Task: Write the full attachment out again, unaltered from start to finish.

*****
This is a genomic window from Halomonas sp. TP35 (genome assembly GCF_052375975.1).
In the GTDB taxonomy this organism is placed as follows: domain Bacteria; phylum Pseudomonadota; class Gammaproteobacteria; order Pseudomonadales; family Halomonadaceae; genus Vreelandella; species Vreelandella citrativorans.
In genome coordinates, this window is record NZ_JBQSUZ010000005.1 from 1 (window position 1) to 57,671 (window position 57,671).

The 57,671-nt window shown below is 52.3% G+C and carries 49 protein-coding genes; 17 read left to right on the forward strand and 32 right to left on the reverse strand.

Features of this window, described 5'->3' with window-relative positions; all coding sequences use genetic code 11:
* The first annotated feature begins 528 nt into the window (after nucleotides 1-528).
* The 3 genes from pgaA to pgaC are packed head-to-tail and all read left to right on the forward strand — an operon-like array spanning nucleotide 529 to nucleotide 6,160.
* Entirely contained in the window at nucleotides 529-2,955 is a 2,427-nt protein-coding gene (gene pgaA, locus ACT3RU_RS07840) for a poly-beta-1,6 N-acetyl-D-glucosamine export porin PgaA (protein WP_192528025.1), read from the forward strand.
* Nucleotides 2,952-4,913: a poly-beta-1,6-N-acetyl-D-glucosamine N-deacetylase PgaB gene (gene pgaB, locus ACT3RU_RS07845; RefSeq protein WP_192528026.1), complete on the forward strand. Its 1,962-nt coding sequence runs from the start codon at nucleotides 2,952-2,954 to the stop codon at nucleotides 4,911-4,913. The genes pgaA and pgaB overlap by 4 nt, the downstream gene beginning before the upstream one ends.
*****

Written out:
This is a genomic window from Halomonas sp. TP35 (genome assembly GCF_052375975.1).
In the GTDB taxonomy this organism is placed as follows: domain Bacteria; phylum Pseudomonadota; class Gammaproteobacteria; order Pseudomonadales; family Halomonadaceae; genus Vreelandella; species Vreelandella citrativorans.
In genome coordinates, this window is record NZ_JBQSUZ010000005.1 from 1 (window position 1) to 57,671 (window position 57,671).

The 57,671-nt window shown below is 52.3% G+C and carries 49 protein-coding genes; 17 read left to right on the forward strand and 32 right to left on the reverse strand.

Features of this window, described 5'->3' with window-relative positions; all coding sequences use genetic code 11:
* The first annotated feature begins 528 nt into the window (after nucleotides 1-528).
* The 3 genes from pgaA to pgaC are packed head-to-tail and all read left to right on the forward strand — an operon-like array spanning nucleotide 529 to nucleotide 6,160.
* Entirely contained in the window at nucleotides 529-2,955 is a 2,427-nt protein-coding gene (gene pgaA, locus ACT3RU_RS07840) for a poly-beta-1,6 N-acetyl-D-glucosamine export porin PgaA (protein WP_192528025.1), read from the forward strand.
* Nucleotides 2,952-4,913: a poly-beta-1,6-N-acetyl-D-glucosamine N-deacetylase PgaB gene (gene pgaB, locus ACT3RU_RS07845; RefSeq protein WP_192528026.1), complete on the forward strand. Its 1,962-nt coding sequence runs from the start codon at nucleotides 2,952-2,954 to the stop codon at nucleotides 4,911-4,913. The genes pgaA and pgaB overlap by 4 nt, the downstream gene beginning before the upstream one ends.